"Insurable interest" is the term that insurance companies like to hear. Before they will let you take out an insurance policy on anyone other than an immediate relative they will want to see that there is an insurable interest in the policy, that is, that you have something to lose if the insured person should pass away. Once an insurable interest can be shown, the next thing they will need is consent of the insured person, verifying that you have a legal right to purchase and maintain such a policy.
Informed consent means that the insured person is aware of the policy, agrees to the amount and named beneficiaries, and is in favor of the policy being written. This prevents just anyone from taking out million dollar insurance policies on famous people and then cashing in when that person, a complete stranger, dies. Informed consent establishes a relationship and agreement between you and the person named in the policy.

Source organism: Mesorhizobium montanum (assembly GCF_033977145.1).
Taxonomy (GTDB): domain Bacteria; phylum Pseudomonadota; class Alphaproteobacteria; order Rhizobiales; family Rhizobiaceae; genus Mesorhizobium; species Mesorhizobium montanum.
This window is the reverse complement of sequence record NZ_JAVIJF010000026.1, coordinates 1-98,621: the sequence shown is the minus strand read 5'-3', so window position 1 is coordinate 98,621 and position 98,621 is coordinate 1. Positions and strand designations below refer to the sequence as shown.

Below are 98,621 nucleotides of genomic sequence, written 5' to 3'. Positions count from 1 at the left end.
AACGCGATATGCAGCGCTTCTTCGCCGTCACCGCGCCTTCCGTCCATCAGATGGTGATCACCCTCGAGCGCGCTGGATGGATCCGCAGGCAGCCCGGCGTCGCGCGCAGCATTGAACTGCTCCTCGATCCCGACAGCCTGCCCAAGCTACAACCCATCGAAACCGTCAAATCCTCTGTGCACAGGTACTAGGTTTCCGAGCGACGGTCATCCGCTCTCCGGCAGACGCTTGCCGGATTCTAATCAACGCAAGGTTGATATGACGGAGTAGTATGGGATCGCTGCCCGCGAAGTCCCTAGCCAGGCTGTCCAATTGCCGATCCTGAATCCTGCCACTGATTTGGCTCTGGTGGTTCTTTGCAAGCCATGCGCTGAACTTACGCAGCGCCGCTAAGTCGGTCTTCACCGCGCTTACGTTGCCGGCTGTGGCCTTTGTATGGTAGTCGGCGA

Generic savings accounts may be suitable for uninformed or non-consenting "homemade policies." Set up a savings account and keep it in reserve or set it up as a trust fund that is regularly paid into, and which will become payable at the time of the named person's demise. The problem with a savings account as you lose the tax deferment popular with whole life plans, but you also gain a versatility that can't be matched by any true type of insurance policy.